Westminster College Community Marches and Celebrates Martin Luther King Junior Day

Jan 20, 2014

Marchers young and old prepare to walk in celebration of Martin Luther King Day. They walked south from Westminster College on 1300 East. They then headed into the business district of the area before meeting in the Gore School of Business Auditorium for jazz music and speeches.
Marchers young and old prepare to walk in celebration of Martin Luther King Day. They walked south from Westminster College on 1300 East. They then headed into the business district of the area before meeting in the Gore School of Business Auditorium for jazz music and speeches.
Credit Bob Nelson

A small crowd of about 150 Westminster College students, faculty, and families from the neighborhood celebrated the legacy of Martin Luther King Junior today Monday. They marched through central Sugarhouse.  Luciano Marzulli is the director of Diversity Student Affairs and Services at Westminster. He says the legacy of Dr. King should be celebrated because there’s still a lot of work to be done.

“You look at the work that King did and he was a champion for poor people, he was a champion for people of color and he was a champion for equity." says Marzulli. "I would hope that those all are values that as a society we could embrace,” he says.

Documentary film maker, author and Nelson Mandela expert, Danny Schechter was a surprise participant in the march. He’s here taking part in the Sundance Film Festival. He says he knew Martin Luther King and he could feel King’s spirit among the marchers.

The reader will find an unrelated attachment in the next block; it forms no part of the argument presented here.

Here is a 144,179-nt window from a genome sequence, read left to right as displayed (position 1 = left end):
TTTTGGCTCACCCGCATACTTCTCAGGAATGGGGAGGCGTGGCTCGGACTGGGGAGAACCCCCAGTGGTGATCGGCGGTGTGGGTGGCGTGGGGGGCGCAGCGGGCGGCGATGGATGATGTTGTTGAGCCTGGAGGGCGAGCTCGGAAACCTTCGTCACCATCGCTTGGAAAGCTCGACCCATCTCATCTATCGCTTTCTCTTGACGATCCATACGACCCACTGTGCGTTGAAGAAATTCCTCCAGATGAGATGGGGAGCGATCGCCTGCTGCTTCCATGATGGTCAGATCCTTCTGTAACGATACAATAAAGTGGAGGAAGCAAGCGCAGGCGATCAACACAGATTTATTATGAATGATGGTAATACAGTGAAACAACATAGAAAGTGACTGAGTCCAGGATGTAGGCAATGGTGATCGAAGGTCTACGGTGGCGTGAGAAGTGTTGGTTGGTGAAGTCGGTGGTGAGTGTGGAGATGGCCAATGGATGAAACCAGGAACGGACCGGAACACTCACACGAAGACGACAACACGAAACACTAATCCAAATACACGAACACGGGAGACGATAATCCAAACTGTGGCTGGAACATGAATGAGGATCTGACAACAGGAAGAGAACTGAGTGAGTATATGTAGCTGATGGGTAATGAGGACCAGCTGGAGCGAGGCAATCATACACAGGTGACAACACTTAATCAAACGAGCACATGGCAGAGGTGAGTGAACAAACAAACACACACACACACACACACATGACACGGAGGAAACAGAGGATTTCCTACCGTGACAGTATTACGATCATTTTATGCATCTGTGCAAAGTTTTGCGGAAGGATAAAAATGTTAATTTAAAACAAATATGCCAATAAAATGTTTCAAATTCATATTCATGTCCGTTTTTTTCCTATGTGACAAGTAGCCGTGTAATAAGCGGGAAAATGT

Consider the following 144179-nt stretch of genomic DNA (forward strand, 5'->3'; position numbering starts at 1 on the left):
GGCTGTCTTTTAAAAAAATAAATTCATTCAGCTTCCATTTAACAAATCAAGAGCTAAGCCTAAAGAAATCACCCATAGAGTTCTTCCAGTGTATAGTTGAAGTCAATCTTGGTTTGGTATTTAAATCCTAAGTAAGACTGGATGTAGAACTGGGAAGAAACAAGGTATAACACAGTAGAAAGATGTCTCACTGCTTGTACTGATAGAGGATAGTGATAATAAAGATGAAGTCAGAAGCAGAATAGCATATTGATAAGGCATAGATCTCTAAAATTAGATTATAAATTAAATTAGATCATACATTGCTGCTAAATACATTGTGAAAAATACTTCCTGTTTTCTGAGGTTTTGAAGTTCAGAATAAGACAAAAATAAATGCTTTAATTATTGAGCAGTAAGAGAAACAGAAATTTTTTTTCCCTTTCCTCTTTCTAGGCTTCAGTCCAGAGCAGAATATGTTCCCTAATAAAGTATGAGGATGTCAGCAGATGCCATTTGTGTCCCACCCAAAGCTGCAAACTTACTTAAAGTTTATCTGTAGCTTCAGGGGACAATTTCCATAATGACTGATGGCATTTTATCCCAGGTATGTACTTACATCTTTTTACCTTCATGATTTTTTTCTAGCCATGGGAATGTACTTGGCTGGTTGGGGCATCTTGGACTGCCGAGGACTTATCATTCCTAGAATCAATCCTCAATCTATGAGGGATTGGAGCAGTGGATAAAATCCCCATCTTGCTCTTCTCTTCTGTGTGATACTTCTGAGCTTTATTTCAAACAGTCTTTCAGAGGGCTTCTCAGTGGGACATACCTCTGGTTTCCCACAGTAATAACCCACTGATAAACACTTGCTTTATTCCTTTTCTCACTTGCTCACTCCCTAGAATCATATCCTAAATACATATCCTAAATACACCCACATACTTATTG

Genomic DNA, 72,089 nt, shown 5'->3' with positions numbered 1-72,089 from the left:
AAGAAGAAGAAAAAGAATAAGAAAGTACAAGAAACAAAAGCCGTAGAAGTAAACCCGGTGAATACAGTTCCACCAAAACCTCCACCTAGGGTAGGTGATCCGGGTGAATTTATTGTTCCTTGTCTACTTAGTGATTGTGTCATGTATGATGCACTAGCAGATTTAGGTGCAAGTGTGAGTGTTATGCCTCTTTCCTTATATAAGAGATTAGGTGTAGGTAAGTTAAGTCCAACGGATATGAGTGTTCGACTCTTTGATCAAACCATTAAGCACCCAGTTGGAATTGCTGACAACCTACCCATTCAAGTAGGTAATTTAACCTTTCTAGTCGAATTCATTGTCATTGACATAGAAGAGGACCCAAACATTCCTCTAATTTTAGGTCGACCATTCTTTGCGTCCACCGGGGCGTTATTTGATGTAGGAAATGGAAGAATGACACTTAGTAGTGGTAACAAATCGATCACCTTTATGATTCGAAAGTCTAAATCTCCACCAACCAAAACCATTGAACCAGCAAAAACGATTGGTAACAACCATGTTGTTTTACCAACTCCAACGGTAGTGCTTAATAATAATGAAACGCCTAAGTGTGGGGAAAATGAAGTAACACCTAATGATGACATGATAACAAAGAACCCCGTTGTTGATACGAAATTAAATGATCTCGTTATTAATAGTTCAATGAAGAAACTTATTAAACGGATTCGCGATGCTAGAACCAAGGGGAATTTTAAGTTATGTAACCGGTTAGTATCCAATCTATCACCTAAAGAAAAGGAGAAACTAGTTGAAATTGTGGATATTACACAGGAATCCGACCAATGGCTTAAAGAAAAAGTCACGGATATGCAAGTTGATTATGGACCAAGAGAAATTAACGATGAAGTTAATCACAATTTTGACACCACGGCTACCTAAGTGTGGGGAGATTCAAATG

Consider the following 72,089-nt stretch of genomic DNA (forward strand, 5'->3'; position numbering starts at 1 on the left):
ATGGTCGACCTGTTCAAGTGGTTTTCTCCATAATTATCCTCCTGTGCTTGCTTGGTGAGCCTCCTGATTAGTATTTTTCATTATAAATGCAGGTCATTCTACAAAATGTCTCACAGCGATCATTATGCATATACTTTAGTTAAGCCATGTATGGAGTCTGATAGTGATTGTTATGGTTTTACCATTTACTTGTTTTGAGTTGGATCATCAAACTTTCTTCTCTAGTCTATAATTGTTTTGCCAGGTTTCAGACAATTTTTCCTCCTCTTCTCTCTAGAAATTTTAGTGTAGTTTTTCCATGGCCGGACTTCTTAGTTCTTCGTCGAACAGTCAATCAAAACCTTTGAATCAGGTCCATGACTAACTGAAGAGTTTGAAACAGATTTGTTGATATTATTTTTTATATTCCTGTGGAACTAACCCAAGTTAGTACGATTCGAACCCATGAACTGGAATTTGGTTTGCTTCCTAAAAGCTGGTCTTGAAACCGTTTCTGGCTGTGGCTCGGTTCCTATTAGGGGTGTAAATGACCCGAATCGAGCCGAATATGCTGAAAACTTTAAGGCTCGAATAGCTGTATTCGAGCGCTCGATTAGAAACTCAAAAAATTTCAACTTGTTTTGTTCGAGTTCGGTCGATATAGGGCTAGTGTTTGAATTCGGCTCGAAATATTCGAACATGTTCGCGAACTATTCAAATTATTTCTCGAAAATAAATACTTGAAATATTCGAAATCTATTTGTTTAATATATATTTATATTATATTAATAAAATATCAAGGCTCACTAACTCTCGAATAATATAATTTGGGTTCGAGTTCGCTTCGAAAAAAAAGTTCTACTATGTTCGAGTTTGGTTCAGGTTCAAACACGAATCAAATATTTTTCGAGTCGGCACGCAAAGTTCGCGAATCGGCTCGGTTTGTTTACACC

Author and documentary film maker Danny Schechter walks with marchers for Martin Luther King Junior Day. He spoke to the group gathered later of the connection between Nelson Mandela and Dr. King and of his relationship with both men.
Author and documentary film maker Danny Schechter walks with marchers for Martin Luther King Junior Day. He spoke to the group gathered later of the connection between Nelson Mandela and Dr. King and of his relationship with both men.
Credit Bob Nelson

“You could see it in the streets today. When young people particularly, you know young kids carrying soccer balls were walking in honor of Dr. King and I think he would have been very proud of that,” Schechter says.

Schechter commended the Westminster community for recognizing the importance of standing up for their rights and principles.  On January 22nd, Westminster officials invite the community to participate in a service project at Central Park Community Center. Volunteers will help paint offices and move equipment at the center.